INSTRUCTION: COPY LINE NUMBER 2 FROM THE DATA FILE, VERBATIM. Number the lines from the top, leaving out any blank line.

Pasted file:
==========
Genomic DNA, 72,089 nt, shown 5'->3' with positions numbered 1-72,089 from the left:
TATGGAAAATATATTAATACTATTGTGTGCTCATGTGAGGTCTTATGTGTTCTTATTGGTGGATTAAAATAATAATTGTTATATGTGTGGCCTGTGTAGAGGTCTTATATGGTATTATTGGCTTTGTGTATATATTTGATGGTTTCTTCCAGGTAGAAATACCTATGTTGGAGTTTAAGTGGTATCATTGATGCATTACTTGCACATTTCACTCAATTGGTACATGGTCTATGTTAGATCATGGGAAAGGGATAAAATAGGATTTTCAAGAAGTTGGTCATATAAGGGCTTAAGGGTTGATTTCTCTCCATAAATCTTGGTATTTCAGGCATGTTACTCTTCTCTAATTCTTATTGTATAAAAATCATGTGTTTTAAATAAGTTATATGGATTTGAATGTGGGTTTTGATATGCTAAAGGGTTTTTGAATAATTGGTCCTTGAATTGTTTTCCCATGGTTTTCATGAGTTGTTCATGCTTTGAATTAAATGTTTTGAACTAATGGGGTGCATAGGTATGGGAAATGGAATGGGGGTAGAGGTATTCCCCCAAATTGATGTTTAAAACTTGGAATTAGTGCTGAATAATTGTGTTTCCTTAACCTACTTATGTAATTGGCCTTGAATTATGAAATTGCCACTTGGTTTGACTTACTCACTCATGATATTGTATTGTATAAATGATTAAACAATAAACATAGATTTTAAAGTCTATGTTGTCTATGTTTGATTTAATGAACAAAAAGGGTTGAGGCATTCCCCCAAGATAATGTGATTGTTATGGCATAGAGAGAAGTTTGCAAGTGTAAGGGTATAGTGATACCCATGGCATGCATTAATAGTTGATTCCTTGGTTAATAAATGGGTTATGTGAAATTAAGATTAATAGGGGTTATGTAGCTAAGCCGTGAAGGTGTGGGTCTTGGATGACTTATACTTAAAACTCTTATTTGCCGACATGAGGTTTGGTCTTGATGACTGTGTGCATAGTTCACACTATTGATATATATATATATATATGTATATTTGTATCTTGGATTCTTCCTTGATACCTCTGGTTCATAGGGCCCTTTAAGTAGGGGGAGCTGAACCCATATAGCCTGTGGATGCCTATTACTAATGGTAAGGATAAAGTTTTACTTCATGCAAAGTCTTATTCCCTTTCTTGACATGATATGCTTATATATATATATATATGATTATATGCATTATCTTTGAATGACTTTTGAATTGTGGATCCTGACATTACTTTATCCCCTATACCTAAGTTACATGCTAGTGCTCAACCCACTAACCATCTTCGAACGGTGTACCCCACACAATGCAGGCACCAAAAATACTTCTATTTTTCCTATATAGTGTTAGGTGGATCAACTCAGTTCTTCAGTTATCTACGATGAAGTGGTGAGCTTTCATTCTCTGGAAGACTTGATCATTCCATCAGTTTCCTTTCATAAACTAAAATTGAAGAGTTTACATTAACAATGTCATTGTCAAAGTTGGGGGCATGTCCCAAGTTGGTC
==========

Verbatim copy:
TATGGAAAATATATTAATACTATTGTGTGCTCATGTGAGGTCTTATGTGTTCTTATTGGTGGATTAAAATAATAATTGTTATATGTGTGGCCTGTGTAGAGGTCTTATATGGTATTATTGGCTTTGTGTATATATTTGATGGTTTCTTCCAGGTAGAAATACCTATGTTGGAGTTTAAGTGGTATCATTGATGCATTACTTGCACATTTCACTCAATTGGTACATGGTCTATGTTAGATCATGGGAAAGGGATAAAATAGGATTTTCAAGAAGTTGGTCATATAAGGGCTTAAGGGTTGATTTCTCTCCATAAATCTTGGTATTTCAGGCATGTTACTCTTCTCTAATTCTTATTGTATAAAAATCATGTGTTTTAAATAAGTTATATGGATTTGAATGTGGGTTTTGATATGCTAAAGGGTTTTTGAATAATTGGTCCTTGAATTGTTTTCCCATGGTTTTCATGAGTTGTTCATGCTTTGAATTAAATGTTTTGAACTAATGGGGTGCATAGGTATGGGAAATGGAATGGGGGTAGAGGTATTCCCCCAAATTGATGTTTAAAACTTGGAATTAGTGCTGAATAATTGTGTTTCCTTAACCTACTTATGTAATTGGCCTTGAATTATGAAATTGCCACTTGGTTTGACTTACTCACTCATGATATTGTATTGTATAAATGATTAAACAATAAACATAGATTTTAAAGTCTATGTTGTCTATGTTTGATTTAATGAACAAAAAGGGTTGAGGCATTCCCCCAAGATAATGTGATTGTTATGGCATAGAGAGAAGTTTGCAAGTGTAAGGGTATAGTGATACCCATGGCATGCATTAATAGTTGATTCCTTGGTTAATAAATGGGTTATGTGAAATTAAGATTAATAGGGGTTATGTAGCTAAGCCGTGAAGGTGTGGGTCTTGGATGACTTATACTTAAAACTCTTATTTGCCGACATGAGGTTTGGTCTTGATGACTGTGTGCATAGTTCACACTATTGATATATATATATATATATGTATATTTGTATCTTGGATTCTTCCTTGATACCTCTGGTTCATAGGGCCCTTTAAGTAGGGGGAGCTGAACCCATATAGCCTGTGGATGCCTATTACTAATGGTAAGGATAAAGTTTTACTTCATGCAAAGTCTTATTCCCTTTCTTGACATGATATGCTTATATATATATATATATGATTATATGCATTATCTTTGAATGACTTTTGAATTGTGGATCCTGACATTACTTTATCCCCTATACCTAAGTTACATGCTAGTGCTCAACCCACTAACCATCTTCGAACGGTGTACCCCACACAATGCAGGCACCAAAAATACTTCTATTTTTCCTATATAGTGTTAGGTGGATCAACTCAGTTCTTCAGTTATCTACGATGAAGTGGTGAGCTTTCATTCTCTGGAAGACTTGATCATTCCATCAGTTTCCTTTCATAAACTAAAATTGAAGAGTTTACATTAACAATGTCATTGTCAAAGTTGGGGGCATGTCCCAAGTTGGTC